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I begin to fear the probability of my own future, as if a single mark defines the life I live, as if that one grade defines who I am as an individual. I look at the people around me and wonder: Can they see themselves snapping their bones and folding their skin over themselves in an effort to squeeze into the top?

Entering high school, I realize that the quote “Numbers don’t define you” takes a huge turn. I see my numbers as a stamp across my forehead. I see my grades as a tattoo burned onto my skin forever, and if I don’t make those marks presentable, they’ll be a permanent image that I can never reverse.

These grades not only scare me, but they also take a huge toll on my ego.

I mean, if someone is confident in something, messing it up can be very disappointing and hurtful. Scoring grades that are way below what I expect can not only lower my confidence, but also deny me of something that I believed I was good at. It feels frustrating when your grades don’t reflect the effort you put in.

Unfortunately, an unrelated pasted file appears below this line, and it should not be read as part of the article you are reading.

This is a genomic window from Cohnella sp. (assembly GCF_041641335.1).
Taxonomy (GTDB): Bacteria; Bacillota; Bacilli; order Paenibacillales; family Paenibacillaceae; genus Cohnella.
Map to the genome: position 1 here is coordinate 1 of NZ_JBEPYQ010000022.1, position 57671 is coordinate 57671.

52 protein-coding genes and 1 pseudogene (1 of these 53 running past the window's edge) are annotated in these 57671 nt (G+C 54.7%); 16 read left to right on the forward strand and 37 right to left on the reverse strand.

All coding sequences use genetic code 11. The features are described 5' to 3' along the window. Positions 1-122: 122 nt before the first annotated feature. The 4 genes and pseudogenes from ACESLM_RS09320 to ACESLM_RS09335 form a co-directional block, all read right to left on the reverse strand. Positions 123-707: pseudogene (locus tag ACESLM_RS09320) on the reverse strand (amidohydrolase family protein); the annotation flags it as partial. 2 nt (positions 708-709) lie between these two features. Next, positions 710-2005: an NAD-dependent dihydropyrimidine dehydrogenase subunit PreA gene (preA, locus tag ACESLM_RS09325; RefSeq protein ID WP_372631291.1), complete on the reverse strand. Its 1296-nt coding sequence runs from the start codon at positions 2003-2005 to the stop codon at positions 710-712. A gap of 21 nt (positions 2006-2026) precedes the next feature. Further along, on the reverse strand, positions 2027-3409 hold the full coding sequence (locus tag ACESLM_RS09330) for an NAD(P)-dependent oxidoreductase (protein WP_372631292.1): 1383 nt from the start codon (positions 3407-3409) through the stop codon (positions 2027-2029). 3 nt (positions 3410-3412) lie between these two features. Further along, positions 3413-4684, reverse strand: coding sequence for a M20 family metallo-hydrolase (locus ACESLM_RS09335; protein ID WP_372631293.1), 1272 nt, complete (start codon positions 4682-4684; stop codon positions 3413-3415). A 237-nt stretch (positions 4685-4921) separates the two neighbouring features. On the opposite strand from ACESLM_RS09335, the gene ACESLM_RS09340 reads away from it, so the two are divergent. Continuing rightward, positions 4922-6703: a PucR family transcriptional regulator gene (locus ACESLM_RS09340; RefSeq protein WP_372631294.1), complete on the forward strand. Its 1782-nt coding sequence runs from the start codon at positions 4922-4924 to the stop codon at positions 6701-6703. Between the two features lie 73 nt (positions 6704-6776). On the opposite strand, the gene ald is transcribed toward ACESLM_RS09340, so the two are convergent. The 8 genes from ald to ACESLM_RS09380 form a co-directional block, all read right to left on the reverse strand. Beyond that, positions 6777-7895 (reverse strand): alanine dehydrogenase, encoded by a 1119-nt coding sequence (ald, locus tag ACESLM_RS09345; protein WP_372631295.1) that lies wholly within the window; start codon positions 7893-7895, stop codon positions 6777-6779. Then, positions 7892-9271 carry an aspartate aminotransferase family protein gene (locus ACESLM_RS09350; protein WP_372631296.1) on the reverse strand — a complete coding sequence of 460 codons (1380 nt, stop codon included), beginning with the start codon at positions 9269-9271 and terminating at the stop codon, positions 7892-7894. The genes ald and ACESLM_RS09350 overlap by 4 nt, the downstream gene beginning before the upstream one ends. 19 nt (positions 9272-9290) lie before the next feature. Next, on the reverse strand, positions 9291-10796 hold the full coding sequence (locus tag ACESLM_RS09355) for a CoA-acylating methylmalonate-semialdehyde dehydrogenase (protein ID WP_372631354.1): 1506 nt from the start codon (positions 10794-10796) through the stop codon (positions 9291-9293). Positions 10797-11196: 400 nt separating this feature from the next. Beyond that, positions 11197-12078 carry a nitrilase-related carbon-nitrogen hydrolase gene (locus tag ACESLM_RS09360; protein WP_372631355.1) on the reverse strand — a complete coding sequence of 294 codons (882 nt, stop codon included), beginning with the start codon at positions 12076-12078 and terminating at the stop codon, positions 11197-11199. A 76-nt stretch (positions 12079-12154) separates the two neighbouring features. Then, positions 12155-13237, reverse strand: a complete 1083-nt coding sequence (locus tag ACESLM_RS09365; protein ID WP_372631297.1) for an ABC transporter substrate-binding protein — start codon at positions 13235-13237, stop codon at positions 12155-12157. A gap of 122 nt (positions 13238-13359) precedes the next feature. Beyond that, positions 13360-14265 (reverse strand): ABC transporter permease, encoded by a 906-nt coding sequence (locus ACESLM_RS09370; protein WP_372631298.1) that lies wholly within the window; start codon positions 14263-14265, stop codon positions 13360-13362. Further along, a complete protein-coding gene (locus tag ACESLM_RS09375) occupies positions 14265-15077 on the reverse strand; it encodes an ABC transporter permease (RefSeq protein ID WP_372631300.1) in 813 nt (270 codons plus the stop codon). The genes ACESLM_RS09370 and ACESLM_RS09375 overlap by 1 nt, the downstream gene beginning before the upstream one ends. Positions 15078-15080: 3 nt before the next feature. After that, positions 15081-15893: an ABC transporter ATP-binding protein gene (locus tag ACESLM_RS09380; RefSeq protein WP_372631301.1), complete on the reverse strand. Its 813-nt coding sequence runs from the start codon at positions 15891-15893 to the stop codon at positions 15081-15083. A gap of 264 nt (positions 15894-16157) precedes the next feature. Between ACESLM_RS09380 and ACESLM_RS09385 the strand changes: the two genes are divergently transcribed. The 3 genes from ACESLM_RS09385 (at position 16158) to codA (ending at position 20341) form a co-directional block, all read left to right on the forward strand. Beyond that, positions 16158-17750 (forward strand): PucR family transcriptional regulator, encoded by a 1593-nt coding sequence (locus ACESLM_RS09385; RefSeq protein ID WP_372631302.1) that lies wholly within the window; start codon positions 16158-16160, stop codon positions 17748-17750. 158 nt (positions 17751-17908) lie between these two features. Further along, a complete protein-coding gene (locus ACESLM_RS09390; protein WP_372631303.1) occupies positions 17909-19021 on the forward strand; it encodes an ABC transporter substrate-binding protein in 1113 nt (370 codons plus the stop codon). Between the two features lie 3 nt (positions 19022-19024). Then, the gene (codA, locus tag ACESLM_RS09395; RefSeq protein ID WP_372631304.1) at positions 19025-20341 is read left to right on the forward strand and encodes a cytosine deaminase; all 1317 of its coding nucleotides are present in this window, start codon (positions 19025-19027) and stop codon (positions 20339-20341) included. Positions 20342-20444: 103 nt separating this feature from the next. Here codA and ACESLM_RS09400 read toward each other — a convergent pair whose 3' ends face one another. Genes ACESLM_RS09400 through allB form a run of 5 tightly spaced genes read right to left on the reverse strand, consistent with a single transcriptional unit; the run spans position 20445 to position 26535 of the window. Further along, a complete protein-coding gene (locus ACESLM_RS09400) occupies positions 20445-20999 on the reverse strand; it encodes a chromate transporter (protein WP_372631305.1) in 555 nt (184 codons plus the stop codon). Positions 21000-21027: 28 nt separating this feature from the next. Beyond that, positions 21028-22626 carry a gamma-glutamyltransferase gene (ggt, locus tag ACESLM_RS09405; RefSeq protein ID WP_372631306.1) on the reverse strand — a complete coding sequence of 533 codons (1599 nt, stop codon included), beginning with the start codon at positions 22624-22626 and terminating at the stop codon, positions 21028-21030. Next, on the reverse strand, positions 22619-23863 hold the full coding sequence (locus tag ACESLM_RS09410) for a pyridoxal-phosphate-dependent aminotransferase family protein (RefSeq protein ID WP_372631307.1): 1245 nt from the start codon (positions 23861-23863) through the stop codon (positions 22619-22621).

In high school, marks lose their status of being just a number and morph into the “judge of my future.”

I’ve always been an overachiever, always fighting to push myself further than I have before. I guess it’s a product of my natural competitiveness, but now, I’m exposed to a lot more people and the competition I once felt against myself has shifted towards others. I realize the reason for all my stress is the pressure that I put on myself I learned to push myself to earn the marks that I want, and to always work towards a goal.

When all my efforts end in heartbreak, it only pushes me to work harder every single day. Sometimes this pressure can be good because I earn my marks, but worrying about how well I want to do keeps me up at night and follows me through the day.

School, whether you like it or not, can greatly impact your life.

When we make that leap from middle school to high school, there’s more pressure to not only get good grades  but pressure is also put onto your friendships and self-discovery, making  this time in your life feel like the worst.

When I get stressed about school, I turn to my friends because they understand the pressure I put on myself to succeed. They understand my worries and can console me when I need it.

I love school and I work hard for my grades, but I know what my limits are.

It’s important to know when to shut the books and take a breather.  School may be extremely important but one thing that I have learned through the years of struggle and stress, is that sometimes putting the books away and hanging out with friends, reading a book for leisure, or relaxing in general helps me reach my potential even more than studying. Those breaks help you relieve your stress and have fun! Your teenage years are all about living your life. We still have lots of time to focus and study hard.

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